United States District Court, W.D. Michigan, Southern Division
Paul L. Maloney Judge.
REPORT AND RECOMMENDATION
PHILLIP J. GREEN UNITED STATES MAGISTRATE JUDGE
matter is before the Court on Plaintiff's Motion for
Attorney Fees Pursuant to 42 U.S.C. § 406(b). (ECF No.
22). Plaintiff's counsel seeks $19, 398.87 in fees, as
detailed in his application. Defendant has not opposed
counsel's request. Pursuant to 28 U.S.C. §
636(b)(1)(B), the undersigned recommends that the motion be
March 24, 2015, this matter was remanded to the Commissioner
for further administrative proceedings. (ECF No. 16-17).
Plaintiff was subsequently awarded disability benefits,
including past-due benefits of more than one-hundred thousand
dollars, 25 percent of which, $34, 398.87, was withheld to
pay counsel. (ECF No. 22-3, PageID.504-09). Counsel submits
the present motion seeking an award pursuant to the
contingent fee arrangement into which he and Plaintiff
entered. (ECF No. 22-3, PageID.500). According to this
agreement, Plaintiff agreed to pay counsel a fee not greater
than 25 percent of any past-due benefits he ultimately
Social Security Act provides that "whenever a court
renders a judgment favorable to a claimant . . . who was
represented before the court by an attorney, the court may
determine and allow as part of its judgment a reasonable fee
for such representation, not in excess of 25 percent of the
total of the past-due benefits to which the claimant is
entitled by reason of such judgment." 42 U.S.C.
§ 406(b)(1)(A). There exists “a
rebuttable presumption of reasonableness to contingency-fee
arrangements that comply with §
406(b)'s 25-percent cap.” Lasley v.
Commissioner of Social Security, 771 F.3d 308, 309 (6th
Cir. 2014). Nevertheless, counsel is not automatically
entitled to 25 percent of his client's past-due benefits.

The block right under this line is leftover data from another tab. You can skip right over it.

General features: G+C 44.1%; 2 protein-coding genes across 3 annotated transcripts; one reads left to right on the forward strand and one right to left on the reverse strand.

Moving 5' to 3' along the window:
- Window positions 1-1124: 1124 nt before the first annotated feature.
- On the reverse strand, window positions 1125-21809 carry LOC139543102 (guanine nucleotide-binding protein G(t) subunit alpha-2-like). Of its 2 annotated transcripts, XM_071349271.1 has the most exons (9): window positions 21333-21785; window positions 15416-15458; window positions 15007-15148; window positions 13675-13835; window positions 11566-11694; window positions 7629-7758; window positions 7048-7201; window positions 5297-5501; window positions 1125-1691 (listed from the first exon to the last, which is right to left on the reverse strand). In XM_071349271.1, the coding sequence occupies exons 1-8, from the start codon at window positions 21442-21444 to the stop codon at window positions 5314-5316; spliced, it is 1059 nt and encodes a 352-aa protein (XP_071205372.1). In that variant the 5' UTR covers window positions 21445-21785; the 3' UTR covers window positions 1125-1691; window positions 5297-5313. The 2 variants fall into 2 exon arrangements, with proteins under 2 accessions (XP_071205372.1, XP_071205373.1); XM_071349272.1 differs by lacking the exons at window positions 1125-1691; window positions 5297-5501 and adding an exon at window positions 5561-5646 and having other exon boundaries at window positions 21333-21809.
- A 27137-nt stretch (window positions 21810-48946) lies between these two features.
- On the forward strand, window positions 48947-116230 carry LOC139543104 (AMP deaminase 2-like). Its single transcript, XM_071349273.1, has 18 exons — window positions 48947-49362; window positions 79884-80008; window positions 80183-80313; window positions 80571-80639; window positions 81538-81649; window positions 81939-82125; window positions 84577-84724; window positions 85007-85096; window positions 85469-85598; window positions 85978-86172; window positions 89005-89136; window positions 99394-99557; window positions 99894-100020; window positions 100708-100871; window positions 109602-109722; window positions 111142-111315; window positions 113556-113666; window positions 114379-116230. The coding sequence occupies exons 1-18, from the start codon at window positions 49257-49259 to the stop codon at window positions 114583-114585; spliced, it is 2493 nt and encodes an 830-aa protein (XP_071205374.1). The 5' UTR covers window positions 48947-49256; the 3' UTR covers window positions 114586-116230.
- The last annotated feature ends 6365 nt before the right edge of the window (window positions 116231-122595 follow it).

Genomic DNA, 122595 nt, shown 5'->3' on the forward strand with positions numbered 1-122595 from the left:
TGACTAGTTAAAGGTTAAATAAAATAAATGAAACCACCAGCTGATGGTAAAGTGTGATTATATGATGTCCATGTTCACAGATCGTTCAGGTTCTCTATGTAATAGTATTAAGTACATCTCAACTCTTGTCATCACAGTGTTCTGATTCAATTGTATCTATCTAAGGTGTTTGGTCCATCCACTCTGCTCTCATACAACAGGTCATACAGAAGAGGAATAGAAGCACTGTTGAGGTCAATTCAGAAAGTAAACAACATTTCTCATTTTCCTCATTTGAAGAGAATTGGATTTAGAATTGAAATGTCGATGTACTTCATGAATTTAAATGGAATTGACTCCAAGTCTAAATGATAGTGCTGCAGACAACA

Instead, the Court has an independent obligation to assess
the reasonableness of a request for attorney fees. See
Gisbrecht, 535 U.S. at 807 (“§ 406(b) calls
for court review of [contingent-fee agreements] as an
independent check, to assure that they yield reasonable
results in particular cases”). The burden to establish
that a fee request is reasonable rests with counsel.
is seeking $19, 398.87 for work performed in this Court.
Counsel asserts that he will also be seeking $15, 000.00 in
fees for work performed before the Commissioner. These two
amounts combined equal twenty-five percent of Plaintiffs
past-due benefits. While the requested award equates to a
significant hourly rate, counsel should not be punished for
obtaining exemplary results in an efficient manner. See,
e.g., Kazanjian v. Astrue, 2011 WL 2847439 at *2
(E.D.N.Y., July 15, 2011) (where counsel requested more than
$48, 000 in§ 406(b) fees for less than 20 hours work,
the court observed that counsel “should not, however,
be penalized for being efficient, which is exactly what I
would be doing if I cut his requested fee”). The Court
must also take into consideration the general risk associated
with contingent fee cases. See, e.g., Ballatore v.
Commissioner of Social Security, 2015 WL 5830836 at *5
(E.D. Mich., Aug. 5, 2015) (one consideration in the windfall
analysis is whether counsel obtained a large award with
minimal risk). Considering all the relevant circumstances,
the Court finds counsel's request to be reasonable.
counsel is entitled to receive a portion of Plaintiff's
past-due benefits, any award pursuant to
§ 406(b) must account for any amounts
previously paid to counsel pursuant to the Equal Access to
Justice Act. See Gisbrecht, 535 U.S. at 795-96
(where counsel receives a fee award pursuant to both the EAJA
and 42 U.S.C. § 406(b), he must
"[r]efund to the claimant the amount of the smaller
fee"). The Court previously awarded $3, 100.00 in EAJA
fees, (ECF No. 20), which counsel acknowledges was ultimately
paid to him pursuant to his fee agreement with Plaintiff.
(ECF No. 22-2, 22-3, PageID.498, 500). Counsel acknowledges
that this amount must now be refunded to Plaintiff.
reasons articulated herein, the undersigned recommends that
Plaintiffs Motion for Attorney Fees Pursuant to 42 U.S.C.
§ 406(b), (ECF No. 22), be granted and counsel be
awarded nineteen thousand, three hundred ninety-eight dollars
and eighty-seven cents ($19, 398.87). The undersigned further
recommends that counsel be ordered to refund to Plaintiff
three thousand one hundred dollars ($3, 100.00) previously
awarded in EAJA fees.
The Court offers no opinion as
to any fee request counsel may advance in another forum, as
this Court can only resolve fee requests concerning work
performed in this Court. See 42 U.S.C. §
406(a)-(b); Van Horn v. Commissioner of Social
Security, 2014 WL 4063871 at *2 (W.D. Mich., Aug. 18,
2014) (“[t]his court cannot award plaintiffs attorney